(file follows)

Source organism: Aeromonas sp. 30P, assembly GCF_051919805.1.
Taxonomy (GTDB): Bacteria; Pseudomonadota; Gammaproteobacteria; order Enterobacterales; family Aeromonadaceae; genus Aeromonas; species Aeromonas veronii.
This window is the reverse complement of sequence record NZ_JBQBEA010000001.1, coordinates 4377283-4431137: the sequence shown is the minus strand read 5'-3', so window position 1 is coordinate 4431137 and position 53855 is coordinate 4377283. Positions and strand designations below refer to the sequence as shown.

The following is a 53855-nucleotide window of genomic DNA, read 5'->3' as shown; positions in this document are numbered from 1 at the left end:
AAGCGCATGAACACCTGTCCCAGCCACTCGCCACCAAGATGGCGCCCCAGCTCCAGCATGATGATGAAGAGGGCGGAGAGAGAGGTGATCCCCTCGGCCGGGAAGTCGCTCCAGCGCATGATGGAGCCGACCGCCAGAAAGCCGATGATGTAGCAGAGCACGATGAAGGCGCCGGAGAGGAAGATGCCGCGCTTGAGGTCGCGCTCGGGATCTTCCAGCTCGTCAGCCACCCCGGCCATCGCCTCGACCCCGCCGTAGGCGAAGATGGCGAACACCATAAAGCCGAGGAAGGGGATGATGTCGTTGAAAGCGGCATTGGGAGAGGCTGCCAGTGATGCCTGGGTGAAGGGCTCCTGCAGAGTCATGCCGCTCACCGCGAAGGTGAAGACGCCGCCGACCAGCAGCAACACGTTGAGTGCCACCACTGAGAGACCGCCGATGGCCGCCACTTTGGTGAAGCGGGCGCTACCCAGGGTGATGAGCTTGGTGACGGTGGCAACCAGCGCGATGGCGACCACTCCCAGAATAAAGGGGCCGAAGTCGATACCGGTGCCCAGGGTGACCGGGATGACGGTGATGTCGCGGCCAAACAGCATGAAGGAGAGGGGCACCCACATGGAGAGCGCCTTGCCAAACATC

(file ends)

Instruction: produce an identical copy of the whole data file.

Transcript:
Source organism: Aeromonas sp. 30P, assembly GCF_051919805.1.
Taxonomy (GTDB): Bacteria; Pseudomonadota; Gammaproteobacteria; order Enterobacterales; family Aeromonadaceae; genus Aeromonas; species Aeromonas veronii.
This window is the reverse complement of sequence record NZ_JBQBEA010000001.1, coordinates 4377283-4431137: the sequence shown is the minus strand read 5'-3', so window position 1 is coordinate 4431137 and position 53855 is coordinate 4377283. Positions and strand designations below refer to the sequence as shown.

The following is a 53855-nucleotide window of genomic DNA, read 5'->3' as shown; positions in this document are numbered from 1 at the left end:
AAGCGCATGAACACCTGTCCCAGCCACTCGCCACCAAGATGGCGCCCCAGCTCCAGCATGATGATGAAGAGGGCGGAGAGAGAGGTGATCCCCTCGGCCGGGAAGTCGCTCCAGCGCATGATGGAGCCGACCGCCAGAAAGCCGATGATGTAGCAGAGCACGATGAAGGCGCCGGAGAGGAAGATGCCGCGCTTGAGGTCGCGCTCGGGATCTTCCAGCTCGTCAGCCACCCCGGCCATCGCCTCGACCCCGCCGTAGGCGAAGATGGCGAACACCATAAAGCCGAGGAAGGGGATGATGTCGTTGAAAGCGGCATTGGGAGAGGCTGCCAGTGATGCCTGGGTGAAGGGCTCCTGCAGAGTCATGCCGCTCACCGCGAAGGTGAAGACGCCGCCGACCAGCAGCAACACGTTGAGTGCCACCACTGAGAGACCGCCGATGGCCGCCACTTTGGTGAAGCGGGCGCTACCCAGGGTGATGAGCTTGGTGACGGTGGCAACCAGCGCGATGGCGACCACTCCCAGAATAAAGGGGCCGAAGTCGATACCGGTGCCCAGGGTGACCGGGATGACGGTGATGTCGCGGCCAAACAGCATGAAGGAGAGGGGCACCCACATGGAGAGCGCCTTGCCAAACATC